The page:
Kamarck, Edward (ed.) / Arts in society: the arts and the black revolution
Artist in an age of revolution: a symposium, pp. - PDF (25.6 MB)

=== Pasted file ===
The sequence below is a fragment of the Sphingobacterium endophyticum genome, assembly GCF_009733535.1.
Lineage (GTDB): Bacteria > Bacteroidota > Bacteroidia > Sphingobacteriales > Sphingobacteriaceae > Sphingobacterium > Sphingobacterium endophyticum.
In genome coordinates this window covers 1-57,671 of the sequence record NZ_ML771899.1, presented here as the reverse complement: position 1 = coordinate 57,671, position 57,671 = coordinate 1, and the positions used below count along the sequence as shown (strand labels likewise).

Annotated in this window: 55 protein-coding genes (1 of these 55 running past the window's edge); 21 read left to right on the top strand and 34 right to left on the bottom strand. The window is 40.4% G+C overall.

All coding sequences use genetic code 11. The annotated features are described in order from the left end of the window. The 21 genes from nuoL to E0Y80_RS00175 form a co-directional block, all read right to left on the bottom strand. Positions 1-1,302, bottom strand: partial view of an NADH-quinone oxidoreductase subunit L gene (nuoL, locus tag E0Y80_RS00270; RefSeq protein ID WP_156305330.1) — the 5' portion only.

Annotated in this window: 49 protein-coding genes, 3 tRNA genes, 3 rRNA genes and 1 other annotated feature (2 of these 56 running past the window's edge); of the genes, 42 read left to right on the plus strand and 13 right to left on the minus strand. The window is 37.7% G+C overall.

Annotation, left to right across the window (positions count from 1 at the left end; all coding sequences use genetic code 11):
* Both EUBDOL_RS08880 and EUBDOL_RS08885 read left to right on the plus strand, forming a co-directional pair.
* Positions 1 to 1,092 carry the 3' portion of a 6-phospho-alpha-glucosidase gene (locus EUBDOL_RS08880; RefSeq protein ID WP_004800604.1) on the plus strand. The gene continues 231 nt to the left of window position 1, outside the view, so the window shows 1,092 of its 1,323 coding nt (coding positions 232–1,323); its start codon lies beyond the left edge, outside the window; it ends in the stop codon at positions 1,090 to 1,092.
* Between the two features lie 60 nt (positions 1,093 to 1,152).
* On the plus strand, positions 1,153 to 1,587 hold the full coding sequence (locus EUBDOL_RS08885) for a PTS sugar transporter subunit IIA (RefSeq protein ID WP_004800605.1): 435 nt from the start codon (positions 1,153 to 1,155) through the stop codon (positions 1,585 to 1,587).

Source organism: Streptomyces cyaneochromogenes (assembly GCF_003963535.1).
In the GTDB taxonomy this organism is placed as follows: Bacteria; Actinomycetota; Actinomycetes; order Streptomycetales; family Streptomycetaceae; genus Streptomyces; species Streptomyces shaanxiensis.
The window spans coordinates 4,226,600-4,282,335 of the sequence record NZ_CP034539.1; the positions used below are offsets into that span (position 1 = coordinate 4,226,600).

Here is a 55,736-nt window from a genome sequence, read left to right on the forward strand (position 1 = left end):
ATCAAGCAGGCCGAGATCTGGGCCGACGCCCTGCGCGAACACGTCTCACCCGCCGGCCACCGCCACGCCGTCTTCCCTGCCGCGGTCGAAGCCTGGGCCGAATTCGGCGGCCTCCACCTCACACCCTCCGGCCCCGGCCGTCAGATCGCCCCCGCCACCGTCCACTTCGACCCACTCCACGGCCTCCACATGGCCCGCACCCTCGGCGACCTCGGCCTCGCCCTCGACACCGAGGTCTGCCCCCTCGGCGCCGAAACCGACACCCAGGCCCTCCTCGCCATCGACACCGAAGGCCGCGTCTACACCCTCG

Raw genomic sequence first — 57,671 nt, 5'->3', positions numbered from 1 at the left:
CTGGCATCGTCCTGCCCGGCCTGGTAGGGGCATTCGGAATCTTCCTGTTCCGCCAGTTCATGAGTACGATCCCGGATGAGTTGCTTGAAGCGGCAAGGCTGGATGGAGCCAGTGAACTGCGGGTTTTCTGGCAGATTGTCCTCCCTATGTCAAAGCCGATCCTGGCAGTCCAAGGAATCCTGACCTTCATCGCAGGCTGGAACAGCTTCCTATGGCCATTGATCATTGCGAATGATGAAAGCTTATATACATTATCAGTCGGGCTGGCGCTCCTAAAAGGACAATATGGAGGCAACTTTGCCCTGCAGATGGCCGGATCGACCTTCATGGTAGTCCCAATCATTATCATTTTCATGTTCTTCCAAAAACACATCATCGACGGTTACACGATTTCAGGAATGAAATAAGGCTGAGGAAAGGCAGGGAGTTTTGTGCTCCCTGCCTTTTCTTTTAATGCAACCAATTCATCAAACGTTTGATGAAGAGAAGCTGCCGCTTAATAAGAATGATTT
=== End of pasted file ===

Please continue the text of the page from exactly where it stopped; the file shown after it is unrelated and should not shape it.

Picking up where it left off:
224 Although I respect the Negro writer, I have yet to observe any concern on his part for Negro involvement in the other arts. (The exception may be in the musical or performing arts.) But he is a purveyor of the culture, the problem. His work, at present, seems to serve more of a social than an artistic purpose. He probably comes closest to communicating the real so-called social (racial) issues of our day with his media. Does this split described above necessarily imply an irreconcilable option or is there a tenable position which lies somewhere between? What is a "tenable position?" Do you mean to ask if a Negro artist accepts a position of compromise? I venture to answer no. He creates as he wills. And whatever he produces has to do with American society, with all that this implies. Do you think there is a special relationship that the Negro artist has to American society? Everything the Negro artist does has to do with his image of himself and his aspirations. It involves human as well as racial fulfillment. The Negro artist faces all the "artistic," hence, economic and cultural problems all artists face. But for the Negro artist these problems are aggravated by the fact that the "power structure" of the art world is not altogether prepared to accept him as "just another artist," particularly in the visual arts. They still desire, seemingly, a non-white quality (not to say "Negroness") which presents the Negro artist as being unique and therefore different from other artists. Let's not fool ourselves- it is difficult, almost impossible, in our day and time, to separate artistic or creative power from material or political power - at least from an implementary point of view. All history bears this out. Destroy the arts of a people and you destroy the embodiment of his gods and his spirit. The Spaniards in South America knew this. The European who came face to face with the Indian knew it, as well as the European who colonized Asia, Africa and the Middle East. The Indian in America and his art are finished. The Asian artist is on the "bandwagon" (though tenuously) of Western art. The African artist is at a crossroad of artistic expression. He is "up a tree." As for the present-day American Negro artist, his plight is no less confusing, but his outlook seems more realistic. Karl Shapiro, the poet, has said: "It is not a coherent picture, but one thing is true: the urge is downward, not up. Not up to the elites. The gravity of American creativity is downwards, toward 'the darker bloods,' as Lawrence would put it. Maybe the pale white Anglo-Saxon elite has had it." Do you think this is to any degree true? Please comment. Perhaps Mr. Shapiro is right, but much more is involved. The artist of color in America is an American. He has dark blood, but is also exposed to the artistic culture of the West. This is the problem. It is not really a question of "dark blood" in art; it is a matter of the power structure of art and its relation to the material, political and social power structure. Who knows the answer?